The theory of ironic processes of mental control (Wegner, 1994) is reviewed in the context of typical issues confronted by sport psychology professionals. The theory maintains that mental control is achieved through the interaction of an operating process directed toward achieving thoughts, emotions, and actions that are consistent with particular goal states, and a monitoring process for identifying inconsistencies with the goal state, insuring that any threat to the operating process is recognized and handled accordingly. Moreover, mental control normally functions at a satisfactory level, but under conditions of cognitive load, the likelihood of effective self-regulation is reduced. Given the load-inducing circumstances of sport and exercise participation, reasons for the occasional failure of mental control in these settings are offered. Traditional and current sport psychology issues and interventions are interpreted considering the theory of ironic processes, with specific reference to imagery, self-confidence, pain perception, mood state regulation, anxiety, and attention.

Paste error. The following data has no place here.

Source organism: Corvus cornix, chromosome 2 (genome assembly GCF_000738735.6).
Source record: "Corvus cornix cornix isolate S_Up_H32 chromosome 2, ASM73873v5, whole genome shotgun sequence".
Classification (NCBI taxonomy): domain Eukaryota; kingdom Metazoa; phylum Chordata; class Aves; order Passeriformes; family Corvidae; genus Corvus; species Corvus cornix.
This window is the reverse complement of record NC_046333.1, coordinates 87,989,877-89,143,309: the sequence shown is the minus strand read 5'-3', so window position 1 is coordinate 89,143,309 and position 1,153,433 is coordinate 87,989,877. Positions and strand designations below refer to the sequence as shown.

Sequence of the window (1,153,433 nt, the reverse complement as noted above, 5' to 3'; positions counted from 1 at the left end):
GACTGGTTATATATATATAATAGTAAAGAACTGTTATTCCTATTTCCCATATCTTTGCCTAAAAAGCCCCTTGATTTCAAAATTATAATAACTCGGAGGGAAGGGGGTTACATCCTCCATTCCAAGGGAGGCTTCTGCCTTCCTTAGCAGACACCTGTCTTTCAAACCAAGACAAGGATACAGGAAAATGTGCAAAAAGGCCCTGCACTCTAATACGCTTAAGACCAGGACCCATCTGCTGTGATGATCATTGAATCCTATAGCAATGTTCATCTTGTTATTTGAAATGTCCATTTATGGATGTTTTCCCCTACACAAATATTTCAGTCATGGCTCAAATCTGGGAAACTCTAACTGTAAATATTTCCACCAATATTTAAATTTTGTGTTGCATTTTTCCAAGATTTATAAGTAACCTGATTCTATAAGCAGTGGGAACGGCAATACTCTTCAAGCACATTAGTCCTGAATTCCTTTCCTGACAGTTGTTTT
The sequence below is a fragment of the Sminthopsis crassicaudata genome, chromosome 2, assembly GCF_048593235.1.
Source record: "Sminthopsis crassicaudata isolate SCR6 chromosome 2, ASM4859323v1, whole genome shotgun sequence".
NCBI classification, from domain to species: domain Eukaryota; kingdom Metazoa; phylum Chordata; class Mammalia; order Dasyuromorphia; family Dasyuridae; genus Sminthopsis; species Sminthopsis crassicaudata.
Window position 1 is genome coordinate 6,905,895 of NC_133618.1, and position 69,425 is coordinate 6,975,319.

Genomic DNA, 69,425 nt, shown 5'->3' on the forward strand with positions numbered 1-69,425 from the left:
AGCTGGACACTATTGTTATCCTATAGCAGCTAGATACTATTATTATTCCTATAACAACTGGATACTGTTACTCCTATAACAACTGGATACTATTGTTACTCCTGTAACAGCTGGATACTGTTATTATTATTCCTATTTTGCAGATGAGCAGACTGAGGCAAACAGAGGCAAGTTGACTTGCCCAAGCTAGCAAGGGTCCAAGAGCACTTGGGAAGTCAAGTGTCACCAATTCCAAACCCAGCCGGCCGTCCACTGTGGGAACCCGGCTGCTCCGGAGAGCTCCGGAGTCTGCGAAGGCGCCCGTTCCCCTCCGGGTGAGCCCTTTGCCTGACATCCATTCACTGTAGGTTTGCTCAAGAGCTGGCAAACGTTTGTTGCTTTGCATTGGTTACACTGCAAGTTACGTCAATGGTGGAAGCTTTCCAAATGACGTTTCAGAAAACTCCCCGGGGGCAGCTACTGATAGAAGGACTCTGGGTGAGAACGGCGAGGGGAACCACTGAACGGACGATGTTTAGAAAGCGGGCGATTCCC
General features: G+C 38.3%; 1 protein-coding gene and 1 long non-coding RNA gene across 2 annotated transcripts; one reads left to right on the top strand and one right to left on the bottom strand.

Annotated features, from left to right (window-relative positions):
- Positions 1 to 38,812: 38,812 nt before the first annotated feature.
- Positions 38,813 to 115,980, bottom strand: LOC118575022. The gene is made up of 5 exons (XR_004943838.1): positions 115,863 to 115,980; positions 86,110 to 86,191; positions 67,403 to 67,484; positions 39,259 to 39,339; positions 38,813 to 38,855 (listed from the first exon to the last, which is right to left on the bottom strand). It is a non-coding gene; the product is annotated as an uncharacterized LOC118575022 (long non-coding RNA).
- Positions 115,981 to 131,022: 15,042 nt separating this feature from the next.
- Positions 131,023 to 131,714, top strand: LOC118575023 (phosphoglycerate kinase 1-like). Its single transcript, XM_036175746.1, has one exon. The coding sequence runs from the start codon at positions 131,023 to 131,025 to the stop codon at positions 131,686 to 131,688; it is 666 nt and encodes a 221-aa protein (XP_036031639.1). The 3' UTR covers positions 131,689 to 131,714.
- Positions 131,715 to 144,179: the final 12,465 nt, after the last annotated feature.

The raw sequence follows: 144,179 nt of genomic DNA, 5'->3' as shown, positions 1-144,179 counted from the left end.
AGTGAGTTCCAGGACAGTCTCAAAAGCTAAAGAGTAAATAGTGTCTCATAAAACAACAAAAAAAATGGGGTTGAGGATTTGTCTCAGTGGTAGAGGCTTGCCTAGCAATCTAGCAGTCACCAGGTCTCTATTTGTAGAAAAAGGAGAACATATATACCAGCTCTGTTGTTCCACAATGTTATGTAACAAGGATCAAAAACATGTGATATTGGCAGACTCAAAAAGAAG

Christopher M. Janelle is with the Department of Exercise and Sport Sciences at the University of Florida, 110 Florida Gym, Gainesville, FL 32611.
I would like to thank Robert Singer, Heather Hausenblas, Doug Barba, Brian Focht, Derek de la Pena, and Lester Bouchard for their suggestions on the original version of this paper. I am also grateful to Peter Crocker and two anonymous reviewers for their helpful insight and valuable input in revising the manuscript.